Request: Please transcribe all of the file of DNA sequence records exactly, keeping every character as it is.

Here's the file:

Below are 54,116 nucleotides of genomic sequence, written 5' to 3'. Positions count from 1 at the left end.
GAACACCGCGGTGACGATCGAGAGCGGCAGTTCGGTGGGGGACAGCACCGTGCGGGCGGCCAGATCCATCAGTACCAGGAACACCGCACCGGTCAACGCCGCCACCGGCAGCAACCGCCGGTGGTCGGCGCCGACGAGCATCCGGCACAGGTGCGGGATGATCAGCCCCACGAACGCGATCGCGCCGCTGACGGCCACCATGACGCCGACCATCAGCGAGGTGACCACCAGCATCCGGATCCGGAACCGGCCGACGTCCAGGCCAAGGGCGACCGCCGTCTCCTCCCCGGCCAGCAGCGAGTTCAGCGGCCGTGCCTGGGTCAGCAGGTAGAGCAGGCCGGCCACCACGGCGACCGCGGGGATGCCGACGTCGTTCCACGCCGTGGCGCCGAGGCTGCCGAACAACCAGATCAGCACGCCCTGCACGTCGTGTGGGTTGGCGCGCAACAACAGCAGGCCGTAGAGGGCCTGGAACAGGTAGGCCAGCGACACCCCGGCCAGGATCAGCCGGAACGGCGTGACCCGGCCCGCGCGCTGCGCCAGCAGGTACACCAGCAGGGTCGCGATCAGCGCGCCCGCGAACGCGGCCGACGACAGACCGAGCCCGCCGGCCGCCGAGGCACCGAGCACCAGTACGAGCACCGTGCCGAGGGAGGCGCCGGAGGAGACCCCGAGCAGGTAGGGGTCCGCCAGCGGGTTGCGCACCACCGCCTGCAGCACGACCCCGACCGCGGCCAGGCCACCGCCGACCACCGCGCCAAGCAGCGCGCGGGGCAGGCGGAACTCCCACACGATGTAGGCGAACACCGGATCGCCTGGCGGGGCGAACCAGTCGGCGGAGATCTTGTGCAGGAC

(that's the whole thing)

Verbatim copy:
Below are 54,116 nucleotides of genomic sequence, written 5' to 3'. Positions count from 1 at the left end.
GAACACCGCGGTGACGATCGAGAGCGGCAGTTCGGTGGGGGACAGCACCGTGCGGGCGGCCAGATCCATCAGTACCAGGAACACCGCACCGGTCAACGCCGCCACCGGCAGCAACCGCCGGTGGTCGGCGCCGACGAGCATCCGGCACAGGTGCGGGATGATCAGCCCCACGAACGCGATCGCGCCGCTGACGGCCACCATGACGCCGACCATCAGCGAGGTGACCACCAGCATCCGGATCCGGAACCGGCCGACGTCCAGGCCAAGGGCGACCGCCGTCTCCTCCCCGGCCAGCAGCGAGTTCAGCGGCCGTGCCTGGGTCAGCAGGTAGAGCAGGCCGGCCACCACGGCGACCGCGGGGATGCCGACGTCGTTCCACGCCGTGGCGCCGAGGCTGCCGAACAACCAGATCAGCACGCCCTGCACGTCGTGTGGGTTGGCGCGCAACAACAGCAGGCCGTAGAGGGCCTGGAACAGGTAGGCCAGCGACACCCCGGCCAGGATCAGCCGGAACGGCGTGACCCGGCCCGCGCGCTGCGCCAGCAGGTACACCAGCAGGGTCGCGATCAGCGCGCCCGCGAACGCGGCCGACGACAGACCGAGCCCGCCGGCCGCCGAGGCACCGAGCACCAGTACGAGCACCGTGCCGAGGGAGGCGCCGGAGGAGACCCCGAGCAGGTAGGGGTCCGCCAGCGGGTTGCGCACCACCGCCTGCAGCACGACCCCGACCGCGGCCAGGCCACCGCCGACCACCGCGCCAAGCAGCGCGCGGGGCAGGCGGAACTCCCACACGATGTAGGCGAACACCGGATCGCCTGGCGGGGCGAACCAGTCGGCGGAGATCTTGTGCAGGAC